The Vancouver Playhouse Theatre Company
The Miracle Worker By William Gibson

Dates and Venue 10 - 31 October 2009, 8pm | Vancouver Playhouse

Director Meg Roe Set Design Allan Stitchbury Costume Design Sheila White Lighting Design John Webber Original Music and Sound Design Alessandro Juliana Fight Director David Bloom Stage Manager Rick Rinder

Reviewer Jane Penistan

The Playhouse’s presentation of the familiar story of Helen Keller and her governess Annie Sullivan is an outstanding production. In these days of advanced medical knowledge, it is difficult to understand how a child as disabled as Helen Keller could be in such an apparently abandoned situation. There seemed to be no help for her. This is the story of the rescue, education and rehabilitation of this unbelievably intelligent child by an earnest, unusual student in the U.S.A at the turn of the century.

Meg Roe directed her talented cast and ingenious crew with clarity, taste, intelligence and sensitivity. The characterization and acting of all the cast are of a high quality. The costumes are well designed and executed, almost fashion plates of late 19th century, well dressed, affluent citizens of the Southern United States.

While the opening setting initially appears bare and Spartan, this space is remarkably versatile and transforms into multitudinous exterior and interior aspects of a comfortable, well managed household. Much ingenuity is used in the construction and furnishing of the various rooms in the house, but there is no time lag in the scene changes, all of which are accomplished by the use of the revolving stage and the well drilled choreography of the cast members. John Webber’s lighting and the original music composed by Alessandro Juliani enhance the entire production.

The central characters of Helen and her governess are well matched. Margot Berner’s physical portrayal of the hopelessly frustrated, lonely, blind, deaf child is uncanny and haunting in its intensity. Her violent mood changes and rages, sly tricks and abusive belligerence, contrasted with her longing for understanding, and her affection for her mother are incredibly well demonstrated. Her gradual realization of what Annie Sullivan can reveal for her, and her own acceptance that she herself must and can co-operate and exert herself are subtly and gradually displayed. That she herself can exert power to get what she wants has been her one consolation in her isolation of misunderstood frustration.

Margot Berner’s performance and portrayal of this child is heartrending in its frustration and brilliant in its gradual realization of what Annie is offering her. Her own sense of humour returns to her with its sense of childish fun. This is a performance of a maturity far above what is expected from so young an actress, and is one which will remain as an outstanding achievement.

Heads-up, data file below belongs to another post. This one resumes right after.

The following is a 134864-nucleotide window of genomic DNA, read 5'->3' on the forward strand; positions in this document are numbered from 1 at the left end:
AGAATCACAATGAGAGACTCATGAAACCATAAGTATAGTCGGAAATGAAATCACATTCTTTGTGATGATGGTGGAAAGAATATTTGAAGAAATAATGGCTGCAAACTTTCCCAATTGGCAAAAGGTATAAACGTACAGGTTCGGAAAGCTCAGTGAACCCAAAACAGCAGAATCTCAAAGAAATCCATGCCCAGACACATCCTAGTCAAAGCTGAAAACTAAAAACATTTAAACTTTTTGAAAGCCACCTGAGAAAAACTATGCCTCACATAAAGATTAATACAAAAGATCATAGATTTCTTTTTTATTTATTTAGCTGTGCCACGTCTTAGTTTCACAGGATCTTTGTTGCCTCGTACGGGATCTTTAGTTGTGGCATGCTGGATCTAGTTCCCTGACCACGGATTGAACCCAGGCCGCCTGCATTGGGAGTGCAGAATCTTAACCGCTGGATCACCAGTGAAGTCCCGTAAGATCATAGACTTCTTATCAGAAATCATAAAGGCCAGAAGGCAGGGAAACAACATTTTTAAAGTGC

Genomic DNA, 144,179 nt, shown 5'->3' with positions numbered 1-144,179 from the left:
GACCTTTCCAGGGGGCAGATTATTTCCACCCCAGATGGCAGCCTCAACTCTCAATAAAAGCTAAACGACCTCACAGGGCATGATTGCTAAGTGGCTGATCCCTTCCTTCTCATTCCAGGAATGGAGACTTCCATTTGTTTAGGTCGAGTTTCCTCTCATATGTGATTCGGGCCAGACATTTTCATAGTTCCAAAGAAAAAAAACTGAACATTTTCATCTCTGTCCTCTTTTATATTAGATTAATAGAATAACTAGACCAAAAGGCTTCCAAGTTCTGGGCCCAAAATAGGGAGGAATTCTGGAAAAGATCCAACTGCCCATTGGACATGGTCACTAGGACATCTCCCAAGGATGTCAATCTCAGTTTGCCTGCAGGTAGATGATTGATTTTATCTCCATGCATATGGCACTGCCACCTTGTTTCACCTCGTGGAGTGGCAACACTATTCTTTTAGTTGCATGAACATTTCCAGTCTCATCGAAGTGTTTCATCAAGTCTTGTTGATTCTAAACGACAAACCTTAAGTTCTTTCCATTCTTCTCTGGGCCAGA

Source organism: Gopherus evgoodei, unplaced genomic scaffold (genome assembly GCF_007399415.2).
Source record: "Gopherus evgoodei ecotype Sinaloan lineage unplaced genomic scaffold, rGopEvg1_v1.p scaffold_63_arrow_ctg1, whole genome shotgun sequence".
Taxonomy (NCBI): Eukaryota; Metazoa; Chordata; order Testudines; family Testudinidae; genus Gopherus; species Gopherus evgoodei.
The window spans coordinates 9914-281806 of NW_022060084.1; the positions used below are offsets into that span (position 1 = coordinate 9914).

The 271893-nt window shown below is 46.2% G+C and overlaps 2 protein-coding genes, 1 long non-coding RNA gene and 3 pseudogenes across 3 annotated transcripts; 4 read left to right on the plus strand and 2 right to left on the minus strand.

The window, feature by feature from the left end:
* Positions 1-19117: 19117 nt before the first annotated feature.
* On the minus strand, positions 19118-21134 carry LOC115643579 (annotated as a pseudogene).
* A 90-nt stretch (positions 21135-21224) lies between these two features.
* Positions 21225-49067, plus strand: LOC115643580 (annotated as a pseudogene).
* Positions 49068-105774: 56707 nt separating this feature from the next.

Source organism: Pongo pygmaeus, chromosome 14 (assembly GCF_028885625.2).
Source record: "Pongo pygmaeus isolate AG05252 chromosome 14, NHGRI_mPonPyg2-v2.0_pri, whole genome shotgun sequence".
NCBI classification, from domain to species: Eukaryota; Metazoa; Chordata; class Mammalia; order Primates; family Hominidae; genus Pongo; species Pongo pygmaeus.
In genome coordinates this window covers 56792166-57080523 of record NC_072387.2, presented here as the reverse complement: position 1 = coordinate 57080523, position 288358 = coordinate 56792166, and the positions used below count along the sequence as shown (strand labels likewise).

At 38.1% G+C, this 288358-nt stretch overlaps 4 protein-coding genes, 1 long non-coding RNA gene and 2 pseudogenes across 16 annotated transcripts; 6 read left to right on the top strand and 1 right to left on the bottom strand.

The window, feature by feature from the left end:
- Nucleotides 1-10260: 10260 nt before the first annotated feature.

As Annie Sullivan, Anna Cummer has all the gaucheness of a nervous, but determined, intelligent young woman. Her courage and compassion, bewilderment and superficial self-assurance, and her desperate desire to bring light and understanding to Helen are all here in this commanding performance.Jennifer Clement as Kate Keller, Helen’s mother, has all the loving compassion of a mother for her daughter, and is distraught by her inability to help her child, or to appease her overbearing and impatient husband, Captain Keller.

She has great affection and compassion, humanity, sensitivity, sympathy and great courage in her unhappy situation but also the determination to find some way to rescue the family, particularly Helen, from an intolerable existence. Keeping the peace between Captain Keller and his son James, his sister, aunt Eve, and the household servants, and defending Helen and her disrupting tantrums from their threats and complaints, is becoming an impossibility. Her relief, hope and immediate affinity with Annie seem to be the answer to all her prayers. Her determination in the face of opposition and her management in tactfully deflating erupting family disputations are a model of thoughtfulness and intelligence. This is a most sophisticated and intelligent performance.

Captain Keller (Tom Butler) is a man accustomed to being obeyed at all times. An authoritarian, he finds himself in an unfamiliar position when no one, least of all himself, seems to have any control over Helen. An impatient man, easily angered, he is not without affection and compassion. He simply cannot understand why his authority does not control his disrupted household. Annie also shocks him by her apparent independence and lack of respect. Her determination to take charge of Helen and the length of time it takes for her to get through to Helen is also incomprehensible to him. His ultimate realisation of what she has accomplishes amazes him and the two have developed a mutual respect.

Ryan Beil, as James, Captain Keller’s son by a former marriage, plays this difficult part of a late adolescent. A spoilt rich man’s son, but also a young man kept as a child by an overbearing disciplinarian father, he still plays childish pranks, but gradually grows up through the play and finally begins to stand on his own feet.

The entire production is of a very high quality and is one of the best shows I have seen in Vancouver. This impressive opening bodes well for the rest of the season and is a production not to be missed on any account.

© 2009 Jane Penistan